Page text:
Monday, January 13, 2014
Saturday, December 14, 2013
December 12, 2013
Does better data mean better employee performance and organizational outcomes? That’s the implication of the current emphasis on big data and the use of metrics in HR, but the answer isn’t an easy “yes.”
To see what I mean, consider your local schools. When teachers are evaluated and paid on the basis of students’ test scores, performance on tests typically improves. The moral: Data works. Long live data!
But research also shows that higher test scores don’t necessarily translate to greater student mastery of the material. In other words, teaching methods that are effective in improving test scores may not be the best for increasing students’ knowledge. The moral: Data doesn’t work. Down with data!
Teaching is a great example of the strengths and shortcomings of data-based performance assessments because, in a sense, teachers are both frontline workers (when actively teaching in the classroom) and executives (when they write lesson plans and develop teaching and classroom strategies). In their role as line workers, teachers can be expected to respond to whatever metrics are applied to them. But simple metrics such as test scores may not detect the difference between teaching strategies that increase students’ knowledge and those that don’t.
A lot of us have jobs like that—some of our work leads to easily measured outcomes (sales volume), while some is much harder to quantify (solving a complex technical issue while easing customer frustration). With the rise of eHRM—electronic human-resource management—it becomes easier than ever for organizations to automate the collection and analysis of employee data. But this also means that it becomes easier to rely on data that organizations can conveniently collect and analyze. Behaviors and aspects of performance that aren’t easily quantified and captured in eHRM can become neglected.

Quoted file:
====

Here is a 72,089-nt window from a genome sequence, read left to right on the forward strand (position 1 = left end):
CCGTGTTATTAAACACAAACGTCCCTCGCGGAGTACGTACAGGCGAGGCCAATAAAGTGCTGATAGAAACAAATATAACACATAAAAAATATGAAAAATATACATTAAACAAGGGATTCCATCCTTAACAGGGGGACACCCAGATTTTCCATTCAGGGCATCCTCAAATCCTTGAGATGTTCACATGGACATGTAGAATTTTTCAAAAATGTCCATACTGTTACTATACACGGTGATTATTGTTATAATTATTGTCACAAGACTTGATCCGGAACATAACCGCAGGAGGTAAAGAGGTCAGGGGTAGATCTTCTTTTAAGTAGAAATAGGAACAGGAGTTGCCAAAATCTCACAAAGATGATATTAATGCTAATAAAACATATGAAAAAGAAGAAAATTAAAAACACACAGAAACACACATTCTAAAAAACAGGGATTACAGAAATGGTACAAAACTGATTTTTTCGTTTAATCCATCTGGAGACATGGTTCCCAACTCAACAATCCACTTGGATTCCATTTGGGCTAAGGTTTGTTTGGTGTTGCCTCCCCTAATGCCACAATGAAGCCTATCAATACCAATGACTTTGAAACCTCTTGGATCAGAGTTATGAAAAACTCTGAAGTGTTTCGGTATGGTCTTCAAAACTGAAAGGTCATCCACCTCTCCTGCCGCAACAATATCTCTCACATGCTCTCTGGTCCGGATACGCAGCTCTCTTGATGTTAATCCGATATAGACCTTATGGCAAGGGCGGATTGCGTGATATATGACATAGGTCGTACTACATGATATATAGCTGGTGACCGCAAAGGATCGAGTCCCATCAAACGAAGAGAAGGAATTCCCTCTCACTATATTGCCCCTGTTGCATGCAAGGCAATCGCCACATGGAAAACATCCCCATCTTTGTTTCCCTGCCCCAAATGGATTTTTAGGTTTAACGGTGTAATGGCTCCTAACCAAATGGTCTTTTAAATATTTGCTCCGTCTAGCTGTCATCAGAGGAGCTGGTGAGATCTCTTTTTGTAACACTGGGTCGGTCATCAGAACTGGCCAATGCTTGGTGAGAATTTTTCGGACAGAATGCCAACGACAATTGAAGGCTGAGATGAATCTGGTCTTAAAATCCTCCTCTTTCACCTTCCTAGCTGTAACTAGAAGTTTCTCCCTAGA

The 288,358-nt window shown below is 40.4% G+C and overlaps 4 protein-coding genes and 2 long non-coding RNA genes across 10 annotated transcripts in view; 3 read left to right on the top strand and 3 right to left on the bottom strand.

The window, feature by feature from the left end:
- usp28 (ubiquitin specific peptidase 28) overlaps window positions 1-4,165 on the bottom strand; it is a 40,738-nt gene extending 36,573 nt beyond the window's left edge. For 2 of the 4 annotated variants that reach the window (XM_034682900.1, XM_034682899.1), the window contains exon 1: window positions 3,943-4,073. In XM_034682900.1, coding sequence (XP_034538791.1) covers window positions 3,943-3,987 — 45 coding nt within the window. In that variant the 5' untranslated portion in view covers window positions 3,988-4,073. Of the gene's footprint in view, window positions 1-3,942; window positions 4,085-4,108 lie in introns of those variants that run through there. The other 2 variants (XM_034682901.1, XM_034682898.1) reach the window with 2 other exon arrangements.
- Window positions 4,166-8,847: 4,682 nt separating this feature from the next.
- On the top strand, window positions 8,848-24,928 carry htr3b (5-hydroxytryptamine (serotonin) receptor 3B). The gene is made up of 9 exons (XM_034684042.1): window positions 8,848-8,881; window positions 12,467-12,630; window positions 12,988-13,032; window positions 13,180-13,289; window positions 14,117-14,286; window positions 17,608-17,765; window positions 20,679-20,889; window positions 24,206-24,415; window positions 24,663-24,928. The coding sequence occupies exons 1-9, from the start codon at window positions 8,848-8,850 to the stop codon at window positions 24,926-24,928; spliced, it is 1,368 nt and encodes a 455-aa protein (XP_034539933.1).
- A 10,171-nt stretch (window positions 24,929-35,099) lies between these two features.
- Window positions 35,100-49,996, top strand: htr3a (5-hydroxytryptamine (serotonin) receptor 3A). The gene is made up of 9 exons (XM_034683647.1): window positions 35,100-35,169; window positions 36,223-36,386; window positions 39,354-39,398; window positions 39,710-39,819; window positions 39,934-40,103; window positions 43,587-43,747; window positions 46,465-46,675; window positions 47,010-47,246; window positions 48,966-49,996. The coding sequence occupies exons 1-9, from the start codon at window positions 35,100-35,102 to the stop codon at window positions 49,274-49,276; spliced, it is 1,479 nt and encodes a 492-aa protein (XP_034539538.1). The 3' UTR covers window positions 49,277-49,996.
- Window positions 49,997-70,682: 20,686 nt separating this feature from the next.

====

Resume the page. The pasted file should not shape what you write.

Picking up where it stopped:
For example, an organization that measures only the number of cases a customer-service rep handles per day may overlook the value of an employee who is capable of winning over an agitated customer. Consider also the use of workload-scheduling software for maintenance employees or physicians. These systems can increase overall operational efficiency and employee performance (measured as number of service calls completed or patients seen), but what happens if the system doesn’t account for the complexity inherent in different jobs? High-performing experts can be penalized for taking on complex assignments.